April Dirty Thirty Day 2 – Heavy Seas Powder Monkey Pale Ale

We made it to day two. What do we have today…

Heavy Seas Powder Monkey Pale Ale

Heavy Seas Powder Monkey Pale Ale

Heavy Seas Powder Monkey Pale Ale

Critical Information:

  • 4.75% ABV
  • 28.5 IBU
  • Hops: UK Fuggles, Cascade, UK Goldings
  • Malts: 2-row, Munich, Crystal, Caramalt

My Experience:

– Pour

Poured from bottle into mug. Only cooled in fridge for about an hour before serving. Has a reddish-straw color. It is very see-through with minimal carbonation. Most bubbles disappeared in the first couple minutes along with the head. Continue reading

Will this theory help you enjoy new beers?

Unless you’re brand new to beer (nothing wrong with that though) you know that hops are measured on a scale of bitterness. IBUs, International Bitterness Units, measure the bitter alpha acids from hops that are isomerized and dissolved during the boil.

Some beers, like Hefeweizens, have IBUs of 10-15 while Double IPAs will go to 80+ IBUs.

Randy Mosher’s Tasting Beer: An Insider’s Guide to the World’s Greatest Drink has a great graph in chapter four that shows the relationship of IBUs to Original Gravity (think the amount of alcohol in a beer. Yes, it’s more complicated than that but now’s not the time.). What I noticed that was generally the hoppier the beer, the more Original Gravity, OG, is has. Mosher describes why a lot better than I am able to.

So looking at the chart I came to this hypothesis: if you enjoy a certain beer, wouldn’t you enjoy a beer with a similar hoppiness-to-OG?

I challenge you to try this experiment. Ladies Hefeweizen lovers – try a Doppelbock. Pale Ale fans (like myself) – try a Maibock. And IPA buffs – try an Irish Dry Stout.

Continue reading

Short Notes: Tasting Beer Chapter Three

Tasting Beer Cover

Brewing and the Vocabulary of Beer Flavor

As my studying to become a beer expert continues, here are the main points I took from Chapter Three of Randy Mosher’s Tasting Beer: An Insider’s Guide to the World’s Greatest Drink.

Chapter Three – Brewing and the Vocabulary of Beer Flavor

  • The difference between wine and beer is that wine mostly depends on nature to do the work while beer rests on man to assemble and nurture it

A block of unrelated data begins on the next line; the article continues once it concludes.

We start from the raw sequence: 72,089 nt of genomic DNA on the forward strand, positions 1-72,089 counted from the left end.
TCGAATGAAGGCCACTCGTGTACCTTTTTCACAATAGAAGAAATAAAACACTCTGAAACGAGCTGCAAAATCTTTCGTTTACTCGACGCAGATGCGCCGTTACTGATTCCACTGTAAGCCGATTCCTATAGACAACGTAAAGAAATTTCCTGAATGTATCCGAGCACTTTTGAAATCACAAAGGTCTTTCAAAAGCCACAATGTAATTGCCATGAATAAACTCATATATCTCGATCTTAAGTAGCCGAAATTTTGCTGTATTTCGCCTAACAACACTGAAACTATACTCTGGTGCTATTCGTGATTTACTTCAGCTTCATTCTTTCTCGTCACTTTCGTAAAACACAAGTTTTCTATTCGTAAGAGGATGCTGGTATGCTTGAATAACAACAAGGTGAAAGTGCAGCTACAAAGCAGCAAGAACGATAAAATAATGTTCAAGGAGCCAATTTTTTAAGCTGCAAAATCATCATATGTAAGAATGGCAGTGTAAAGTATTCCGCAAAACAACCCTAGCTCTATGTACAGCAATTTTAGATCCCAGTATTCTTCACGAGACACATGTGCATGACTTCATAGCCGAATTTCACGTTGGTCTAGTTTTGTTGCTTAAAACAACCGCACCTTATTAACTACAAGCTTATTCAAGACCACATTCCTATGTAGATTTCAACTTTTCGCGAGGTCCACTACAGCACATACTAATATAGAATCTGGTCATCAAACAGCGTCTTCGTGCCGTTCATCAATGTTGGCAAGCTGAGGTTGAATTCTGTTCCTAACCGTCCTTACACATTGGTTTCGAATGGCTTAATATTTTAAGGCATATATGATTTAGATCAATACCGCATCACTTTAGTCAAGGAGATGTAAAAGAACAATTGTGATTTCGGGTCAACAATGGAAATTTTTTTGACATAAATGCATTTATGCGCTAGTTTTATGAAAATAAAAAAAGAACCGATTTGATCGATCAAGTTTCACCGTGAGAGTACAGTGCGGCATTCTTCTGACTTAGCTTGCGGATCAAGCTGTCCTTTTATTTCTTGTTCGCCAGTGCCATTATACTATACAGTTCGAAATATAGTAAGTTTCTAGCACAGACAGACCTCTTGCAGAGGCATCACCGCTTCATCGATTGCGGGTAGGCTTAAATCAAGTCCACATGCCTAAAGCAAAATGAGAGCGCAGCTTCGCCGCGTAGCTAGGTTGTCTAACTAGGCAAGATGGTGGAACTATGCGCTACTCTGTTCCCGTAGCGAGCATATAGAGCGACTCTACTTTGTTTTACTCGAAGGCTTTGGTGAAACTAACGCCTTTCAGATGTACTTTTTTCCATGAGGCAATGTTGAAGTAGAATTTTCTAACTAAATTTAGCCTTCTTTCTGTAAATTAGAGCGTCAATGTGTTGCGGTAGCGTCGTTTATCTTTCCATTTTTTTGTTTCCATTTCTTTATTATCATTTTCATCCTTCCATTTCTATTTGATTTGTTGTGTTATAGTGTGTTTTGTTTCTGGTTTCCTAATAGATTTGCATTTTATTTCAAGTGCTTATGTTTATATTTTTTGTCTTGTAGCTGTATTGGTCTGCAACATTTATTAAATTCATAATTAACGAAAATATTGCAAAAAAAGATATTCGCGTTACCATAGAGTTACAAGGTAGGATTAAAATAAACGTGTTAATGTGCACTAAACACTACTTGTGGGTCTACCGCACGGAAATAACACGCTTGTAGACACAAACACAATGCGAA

• The ions in water effect brewing
  • Harder water is wanted for pale ales and softer water for pilsners
  • Enzymes in barley make brewing possible because they reduce the energy needed in the chemical reaction
  • Protein is a major difference between two-row and six-row barley
  • Most beers that aren’t Bud, Miller or Coors are brewed with two-row barley Continue reading

Short Notes: Tasting Beer Chapter Two

Cover of "Tasting Beer: An Insider's Guid...

Tasting Beer by Randy Mosher

Here are the main points I took from Chapter Two of Randy Mosher’s Tasting Beer: An Insider’s Guide to the World’s Greatest Drink.

Chapter Two – Sensory Evaluation

  • Your tongue is covered in small bumps called papillae where taste buds are embedded
  • Humans can taste six basic flavors – sweet, sour, salty, bitter, umami and fat
  • Try to associate the aroma of a beer with memories
  • Diacetyl, a by-product of fermentation, can make beer taste buttery
  • DMS is a sulfur compound in pale beer that can cause off-flavors of corn
  • The matrix effect is when flavors play off each other to create new flavors
  • Masking is when one chemical hides the flavor of another, i.e. carbonation masking hops
  • Protentiation is when one chemical enhances the flavor of another

Give this book a read if you enjoyed the points above. There’s a lot I did not include. Be on the lookout for chapter three coming soon!

Have you read any good beer books recently?

Short Notes: Tasting Beer Chapter One

Open book with hand

Definitely not my hand

Here are the main points I took from Chapter One of Randy Mosher’s Tasting Beer: An Insider’s Guide to the World’s Greatest Drink.

Chapter One – The Story of Beer

  • Beer was essential for survival because it was a cheap source of drinkable water
  • Nomadic people in the Middle East started growing barley about 10000 BCE
  • Beer was well established by 3000 BCE
  • Sumerians and Egyptians really enjoyed beer
  • Around 1000 CE hopped beers were founded in Germany
  • Hopped beers caught on because they allowed beers to stay fresher longer
  • By 1600 all English beers had some level of hops
  • Popularity of porters and pale ales grew in Britain
  • Pilsners were invented in Germany in 1842
  • Belgian beers use a lot of spices and herbs because they weren’t bound to purity laws like German beers
  • Beer wasn’t that successful in North America after the Europeans started to settle because the climate couldn’t easily grow ingredients
  • Spirits became very popular in the United States
  • Prohibition and the soda industry hurt the beer industry in the US
  • Michael Jackson publish the World Beer Guide in 1977
  • Homebrewing began to pick up popularity and the craft beer revolution had started to gain momentum by the early 1990s

Give this book a read and support the author. There’s a lot I left out. Be on the lookout for chapter two coming soon!

Are there any good beer books you’ve read recently?